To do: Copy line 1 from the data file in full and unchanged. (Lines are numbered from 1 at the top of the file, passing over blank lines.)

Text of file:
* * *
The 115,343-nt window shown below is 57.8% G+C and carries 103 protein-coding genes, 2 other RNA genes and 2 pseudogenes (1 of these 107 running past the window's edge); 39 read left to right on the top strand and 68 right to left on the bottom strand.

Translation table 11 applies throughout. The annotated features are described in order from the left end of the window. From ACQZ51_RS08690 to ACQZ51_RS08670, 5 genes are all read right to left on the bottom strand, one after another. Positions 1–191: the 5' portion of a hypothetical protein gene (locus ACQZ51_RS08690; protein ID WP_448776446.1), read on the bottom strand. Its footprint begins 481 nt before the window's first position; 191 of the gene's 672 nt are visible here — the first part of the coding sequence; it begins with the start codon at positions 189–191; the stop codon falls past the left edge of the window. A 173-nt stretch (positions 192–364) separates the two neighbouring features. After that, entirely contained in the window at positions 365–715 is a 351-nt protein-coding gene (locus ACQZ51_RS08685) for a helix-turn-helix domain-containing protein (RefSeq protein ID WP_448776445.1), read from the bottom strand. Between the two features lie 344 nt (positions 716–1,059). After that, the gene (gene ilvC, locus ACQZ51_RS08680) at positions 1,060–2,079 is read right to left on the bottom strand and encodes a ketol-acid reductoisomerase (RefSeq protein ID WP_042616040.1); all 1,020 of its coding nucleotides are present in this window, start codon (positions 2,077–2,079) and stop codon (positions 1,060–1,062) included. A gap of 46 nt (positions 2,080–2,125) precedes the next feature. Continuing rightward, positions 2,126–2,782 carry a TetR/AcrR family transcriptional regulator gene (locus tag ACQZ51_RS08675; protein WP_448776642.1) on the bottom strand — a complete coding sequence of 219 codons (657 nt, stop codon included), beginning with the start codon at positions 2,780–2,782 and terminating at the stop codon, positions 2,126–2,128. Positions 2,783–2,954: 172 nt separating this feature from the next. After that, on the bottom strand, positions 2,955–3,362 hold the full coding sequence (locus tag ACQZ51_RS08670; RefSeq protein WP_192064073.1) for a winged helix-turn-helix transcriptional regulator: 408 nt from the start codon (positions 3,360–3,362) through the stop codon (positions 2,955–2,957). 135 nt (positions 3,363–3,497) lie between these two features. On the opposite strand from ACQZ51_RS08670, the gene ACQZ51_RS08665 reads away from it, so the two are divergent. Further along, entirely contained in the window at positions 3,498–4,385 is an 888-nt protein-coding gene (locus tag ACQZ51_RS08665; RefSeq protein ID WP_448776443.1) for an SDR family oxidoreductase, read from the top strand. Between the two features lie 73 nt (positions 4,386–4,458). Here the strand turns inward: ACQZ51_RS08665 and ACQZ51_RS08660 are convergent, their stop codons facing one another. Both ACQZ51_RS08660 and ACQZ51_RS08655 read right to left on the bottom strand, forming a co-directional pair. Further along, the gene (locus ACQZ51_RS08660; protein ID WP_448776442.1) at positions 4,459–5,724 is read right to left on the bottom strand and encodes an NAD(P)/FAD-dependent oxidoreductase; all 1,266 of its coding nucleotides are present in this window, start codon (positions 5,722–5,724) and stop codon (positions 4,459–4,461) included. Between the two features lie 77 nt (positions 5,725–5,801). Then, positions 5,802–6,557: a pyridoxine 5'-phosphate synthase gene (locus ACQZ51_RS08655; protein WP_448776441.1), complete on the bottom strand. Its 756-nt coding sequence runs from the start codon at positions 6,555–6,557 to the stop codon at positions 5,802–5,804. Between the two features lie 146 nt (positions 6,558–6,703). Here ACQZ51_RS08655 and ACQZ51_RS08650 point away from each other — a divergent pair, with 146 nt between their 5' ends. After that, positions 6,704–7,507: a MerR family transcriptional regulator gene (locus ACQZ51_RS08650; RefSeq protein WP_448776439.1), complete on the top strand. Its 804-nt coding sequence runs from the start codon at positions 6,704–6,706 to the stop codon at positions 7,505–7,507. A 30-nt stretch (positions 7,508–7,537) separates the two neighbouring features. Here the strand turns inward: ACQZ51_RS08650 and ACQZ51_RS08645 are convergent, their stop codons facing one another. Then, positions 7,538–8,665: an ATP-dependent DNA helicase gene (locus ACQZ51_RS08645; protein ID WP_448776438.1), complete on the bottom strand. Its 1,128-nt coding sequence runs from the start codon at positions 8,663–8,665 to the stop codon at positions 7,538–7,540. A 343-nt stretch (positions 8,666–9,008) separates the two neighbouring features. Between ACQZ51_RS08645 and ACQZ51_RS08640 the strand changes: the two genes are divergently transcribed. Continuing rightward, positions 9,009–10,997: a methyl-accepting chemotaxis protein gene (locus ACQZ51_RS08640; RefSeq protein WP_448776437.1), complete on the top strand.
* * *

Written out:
The 115,343-nt window shown below is 57.8% G+C and carries 103 protein-coding genes, 2 other RNA genes and 2 pseudogenes (1 of these 107 running past the window's edge); 39 read left to right on the top strand and 68 right to left on the bottom strand.